Pages

Wednesday, March 27, 2013

What Should We Name the Grandma?


Parental Advisory: this post may contain explicit content, strong language and drool

"Call me Clare, kids."  To my everlasting dismay, my mother detested the title Grandmother. In truth, at the age of 45, she was too young, too hip, too naturally frosted honey-brunette, and still too motherly, actively mothering me, to be anyone’s actual grandma, for Godsake. So she encouraged my sisters’ boys - her first grandchildren -  to call her Clare.

Clare and Pop!    That’s what my nephews called my parents.  Two very bright and crisp sounding names.

Clare. The designation didn’t do it for me by the time my kids came ‘round.  Clare in her sixties, living 2000 miles away in Florida -- seemed fine to me as Grandma.  I insisted that she be grandma - and she more or less conceded.  But since there were two grandmas - the other living in sunny San Diego -- my children, as soon as they were able to articulate the distinction -- started referring to their glamorously situated  long distance grandparents as Grandma-and-Grandpa-in-Florida and Grandma-and-Grandpa-and-California. The distance of course took its toll. Our visits were always larger than life, vacations, holidays, never the luxury of small, ordinary, day-to-day engagements. My sons bonded to their grandparents -- dutifully, respectfully, but their memories are few and far between.


I grew up with my grandmother living two blocks up the street, a block away from my aunt, my uncle and cousins. We called my grandmother Mom.  Not Mum.  Not Momma. Just Mom, like our own mother. And my sister and I always understood, by the slightest inflection of our voices exactly which Mom we were referring to. We were close-knit, but like most families in the 60‘s, we sprawled further and farther apart from the old neighborhood to the newer burbs. Then my parents moved on from the burb to the life of snowbirds, then on the retirement, long distance calls, birthday cards, wistful plans to fly down for visits.  They seldom came up North - our way.  


Today, from coast to coast, we are as near and dear to one another as our smart phones and iPads allow. There’s Facetime and Texting - communication abilities that would astonish my mother today were she with us. I recall how she used to scurry off the phone with us -- “It’s about to storm here, I must hang up.” (I never could understand the warning against talking on the phone and incoming lightning and thunder, but there it was, and so our conversations often were cut short -- and always strained when the kids were called on to get on the horn and say hello.. . . hello to Grandma in Florida, a long, long distance away.)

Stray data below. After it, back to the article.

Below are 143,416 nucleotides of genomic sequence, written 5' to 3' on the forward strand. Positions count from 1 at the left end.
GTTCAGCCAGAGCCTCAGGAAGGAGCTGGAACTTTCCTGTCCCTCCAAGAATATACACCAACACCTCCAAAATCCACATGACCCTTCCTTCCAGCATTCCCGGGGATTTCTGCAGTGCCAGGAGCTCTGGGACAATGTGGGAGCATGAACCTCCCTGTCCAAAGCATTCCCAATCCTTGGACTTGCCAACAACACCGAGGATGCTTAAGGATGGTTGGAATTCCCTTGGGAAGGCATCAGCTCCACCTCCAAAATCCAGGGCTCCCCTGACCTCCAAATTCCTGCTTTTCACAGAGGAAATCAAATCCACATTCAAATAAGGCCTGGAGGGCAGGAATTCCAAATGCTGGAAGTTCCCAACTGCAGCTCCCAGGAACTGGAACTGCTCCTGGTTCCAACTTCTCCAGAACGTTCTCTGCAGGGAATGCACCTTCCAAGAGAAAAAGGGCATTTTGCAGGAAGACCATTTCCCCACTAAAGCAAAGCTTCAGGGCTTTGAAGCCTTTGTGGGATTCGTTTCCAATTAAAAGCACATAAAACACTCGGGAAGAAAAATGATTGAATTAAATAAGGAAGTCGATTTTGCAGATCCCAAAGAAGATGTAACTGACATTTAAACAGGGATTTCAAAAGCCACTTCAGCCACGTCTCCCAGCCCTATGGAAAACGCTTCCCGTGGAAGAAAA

So here I find myself  - a grandmother now. With a two-year grandson in Cleveland, a 5 month old grandson in Chicago...  and one on the way in May back in Cleveland!

My husband and I are thrilled to be grandparents.  Nothing news in there.  We indulge in our good fortune, take pride and joy in our sons and their wives and their newfound wisdom as parents. We are enthralled by the smallest gesture of recognition from our little ones.  We hang on every focused gaze, every burble and gurgle and miraculous word.  And what will it be?  Surely those first words will not be Grandma-and-Grandpa-in-Detroit. God forbid.




At the center of our tri-state arrangement, we have the ability and freedom to jump in the car at a moment’s notice and be with our children within 3 or 4 hours.  And we do. We find ourselves on the road on weekends with great frequency these days.